(QUEEN CITY NEWS) — This week marked the fifth commercial space flight carrying space tourists for Virgin Galactic.
The private space company remains on pace with its goal of one flight per month. While modern space flights launch regularly in record numbers, it was six decades ago when an unlikely canine cosmonaut paved the way in a historic flight.
On this 66th Anniversary of Sputnik 2, we remember the brave story of Laika the Space Dog. A warning to dog lovers — it’s a tear-jerker.
The streets of Moscow where her launch pad to fame. A humble beginning for a mutt that would become the first earthling to orbit the earth.
One day she was a stray wandering the streets. The next, she was recruited into the Soviet spaceflight program. Scientists thought it was a good idea to send dogs to space to learn how weightlessness might affect the human body.
Nicknamed “Muttnik” by the United States, and better known as Laika the Space Dog-turned-Soviet hero, she would endure strenuous training that led to her historic distinction as the first living creature to orbit the earth.
It happened aboard the Soviet Satellite, Sputnik 2, in November 1957. It was a huge milestone for the planet, paving the way for human spaceflight.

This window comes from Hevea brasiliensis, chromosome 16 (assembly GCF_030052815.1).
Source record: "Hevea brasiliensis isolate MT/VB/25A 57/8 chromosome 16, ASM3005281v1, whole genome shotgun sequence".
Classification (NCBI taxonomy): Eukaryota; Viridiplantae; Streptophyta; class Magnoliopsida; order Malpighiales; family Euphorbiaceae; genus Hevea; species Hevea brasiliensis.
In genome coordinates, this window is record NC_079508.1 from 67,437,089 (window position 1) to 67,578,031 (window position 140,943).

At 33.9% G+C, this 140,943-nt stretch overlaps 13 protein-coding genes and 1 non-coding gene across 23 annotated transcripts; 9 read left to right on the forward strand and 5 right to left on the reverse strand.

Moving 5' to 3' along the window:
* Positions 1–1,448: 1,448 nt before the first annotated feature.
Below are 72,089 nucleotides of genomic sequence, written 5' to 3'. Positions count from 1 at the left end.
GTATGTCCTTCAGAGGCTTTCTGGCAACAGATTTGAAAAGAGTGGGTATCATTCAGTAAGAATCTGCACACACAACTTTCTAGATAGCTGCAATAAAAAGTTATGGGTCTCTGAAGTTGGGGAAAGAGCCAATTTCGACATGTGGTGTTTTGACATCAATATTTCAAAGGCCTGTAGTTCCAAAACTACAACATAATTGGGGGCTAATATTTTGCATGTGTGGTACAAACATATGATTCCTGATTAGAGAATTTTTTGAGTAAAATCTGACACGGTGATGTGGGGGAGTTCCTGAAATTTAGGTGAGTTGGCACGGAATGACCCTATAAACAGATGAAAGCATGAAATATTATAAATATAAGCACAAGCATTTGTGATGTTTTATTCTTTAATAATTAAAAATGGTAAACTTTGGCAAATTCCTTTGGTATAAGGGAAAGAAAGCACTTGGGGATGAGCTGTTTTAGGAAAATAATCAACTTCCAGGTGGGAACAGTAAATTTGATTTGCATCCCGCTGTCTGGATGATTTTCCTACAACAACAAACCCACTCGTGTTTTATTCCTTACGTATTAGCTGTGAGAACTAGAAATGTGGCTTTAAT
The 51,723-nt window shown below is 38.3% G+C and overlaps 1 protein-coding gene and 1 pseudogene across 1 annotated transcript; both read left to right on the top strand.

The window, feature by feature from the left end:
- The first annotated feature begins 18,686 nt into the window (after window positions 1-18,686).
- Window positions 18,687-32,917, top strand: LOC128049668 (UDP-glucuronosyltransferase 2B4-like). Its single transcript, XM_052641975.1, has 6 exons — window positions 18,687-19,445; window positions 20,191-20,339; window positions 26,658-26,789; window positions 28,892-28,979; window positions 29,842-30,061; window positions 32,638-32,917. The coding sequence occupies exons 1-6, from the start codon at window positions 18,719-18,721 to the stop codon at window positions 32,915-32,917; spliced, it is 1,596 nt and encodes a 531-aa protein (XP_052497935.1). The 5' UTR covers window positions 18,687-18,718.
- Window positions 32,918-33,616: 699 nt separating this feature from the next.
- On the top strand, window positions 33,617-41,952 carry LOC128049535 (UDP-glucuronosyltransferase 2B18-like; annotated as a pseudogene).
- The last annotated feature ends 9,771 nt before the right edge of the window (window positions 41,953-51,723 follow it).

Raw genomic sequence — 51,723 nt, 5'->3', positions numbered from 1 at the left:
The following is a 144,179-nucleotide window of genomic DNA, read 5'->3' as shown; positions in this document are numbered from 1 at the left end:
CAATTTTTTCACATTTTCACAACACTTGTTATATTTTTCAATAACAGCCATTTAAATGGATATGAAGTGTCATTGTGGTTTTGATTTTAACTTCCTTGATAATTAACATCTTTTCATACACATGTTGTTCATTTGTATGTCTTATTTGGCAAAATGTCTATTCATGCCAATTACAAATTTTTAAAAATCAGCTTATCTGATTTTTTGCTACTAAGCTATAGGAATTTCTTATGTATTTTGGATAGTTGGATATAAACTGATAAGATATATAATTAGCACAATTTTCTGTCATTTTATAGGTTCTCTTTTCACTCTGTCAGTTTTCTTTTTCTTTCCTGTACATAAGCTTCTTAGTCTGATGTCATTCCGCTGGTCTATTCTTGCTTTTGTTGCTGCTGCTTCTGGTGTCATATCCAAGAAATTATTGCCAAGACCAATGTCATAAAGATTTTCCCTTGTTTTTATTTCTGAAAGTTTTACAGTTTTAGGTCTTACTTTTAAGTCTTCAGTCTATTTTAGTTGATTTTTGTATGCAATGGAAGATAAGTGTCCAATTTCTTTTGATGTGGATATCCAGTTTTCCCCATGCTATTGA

But it came at a price. It was a one-way mission. At the time, the technology did not exist to bring Laika back home. There were no means for the dog’s recovery.
Electrodes transmitted Laika’s vital signs back to Earth, revealing the space dog died after her fourth orbit when her capsule overheated. Five months later, after thousands of orbits, Sputnik 2 — referred to as a space coffin turned shooting star — fell back to earth, disintegrating, with Laika’s remains.
Animal lovers noted Laika’s inability to consent to the flight was morally and ethically wrong. Her mission triggered an international debate on the mistreatment of animals to advance science.
Laika was loved worldwide. In Russia, she was featured on stamps, cigarettes, monuments, movies, candy wrappers and more. Her legend lives on in the history books and in the hearts of those who value her contribution to the advancement of spaceflight.
Laika died in space at age 3 making the ultimate sacrifice for science.